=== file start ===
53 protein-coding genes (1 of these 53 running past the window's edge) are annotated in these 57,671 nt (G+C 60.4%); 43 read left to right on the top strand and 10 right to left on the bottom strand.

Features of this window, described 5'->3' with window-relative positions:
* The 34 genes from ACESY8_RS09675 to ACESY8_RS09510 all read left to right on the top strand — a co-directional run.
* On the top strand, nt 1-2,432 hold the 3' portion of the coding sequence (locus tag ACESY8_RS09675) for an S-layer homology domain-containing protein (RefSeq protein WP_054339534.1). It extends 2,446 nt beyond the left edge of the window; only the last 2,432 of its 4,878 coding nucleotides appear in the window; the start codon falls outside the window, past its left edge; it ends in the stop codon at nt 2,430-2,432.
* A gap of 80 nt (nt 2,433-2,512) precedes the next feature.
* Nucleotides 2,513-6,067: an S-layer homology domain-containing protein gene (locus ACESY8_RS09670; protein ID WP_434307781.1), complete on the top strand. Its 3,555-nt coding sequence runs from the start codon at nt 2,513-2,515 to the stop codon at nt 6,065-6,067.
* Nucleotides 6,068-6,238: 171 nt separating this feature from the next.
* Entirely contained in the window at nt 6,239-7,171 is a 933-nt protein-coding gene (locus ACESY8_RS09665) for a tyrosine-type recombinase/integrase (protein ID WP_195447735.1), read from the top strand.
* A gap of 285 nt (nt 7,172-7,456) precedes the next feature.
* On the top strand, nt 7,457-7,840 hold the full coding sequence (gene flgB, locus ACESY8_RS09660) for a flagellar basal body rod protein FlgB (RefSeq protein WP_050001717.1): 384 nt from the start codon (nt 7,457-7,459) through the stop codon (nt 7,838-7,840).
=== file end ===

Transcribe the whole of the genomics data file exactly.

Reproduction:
53 protein-coding genes (1 of these 53 running past the window's edge) are annotated in these 57,671 nt (G+C 60.4%); 43 read left to right on the top strand and 10 right to left on the bottom strand.

Features of this window, described 5'->3' with window-relative positions:
* The 34 genes from ACESY8_RS09675 to ACESY8_RS09510 all read left to right on the top strand — a co-directional run.
* On the top strand, nt 1-2,432 hold the 3' portion of the coding sequence (locus tag ACESY8_RS09675) for an S-layer homology domain-containing protein (RefSeq protein WP_054339534.1). It extends 2,446 nt beyond the left edge of the window; only the last 2,432 of its 4,878 coding nucleotides appear in the window; the start codon falls outside the window, past its left edge; it ends in the stop codon at nt 2,430-2,432.
* A gap of 80 nt (nt 2,433-2,512) precedes the next feature.
* Nucleotides 2,513-6,067: an S-layer homology domain-containing protein gene (locus ACESY8_RS09670; protein ID WP_434307781.1), complete on the top strand. Its 3,555-nt coding sequence runs from the start codon at nt 2,513-2,515 to the stop codon at nt 6,065-6,067.
* Nucleotides 6,068-6,238: 171 nt separating this feature from the next.
* Entirely contained in the window at nt 6,239-7,171 is a 933-nt protein-coding gene (locus ACESY8_RS09665) for a tyrosine-type recombinase/integrase (protein ID WP_195447735.1), read from the top strand.
* A gap of 285 nt (nt 7,172-7,456) precedes the next feature.
* On the top strand, nt 7,457-7,840 hold the full coding sequence (gene flgB, locus ACESY8_RS09660) for a flagellar basal body rod protein FlgB (RefSeq protein WP_050001717.1): 384 nt from the start codon (nt 7,457-7,459) through the stop codon (nt 7,838-7,840).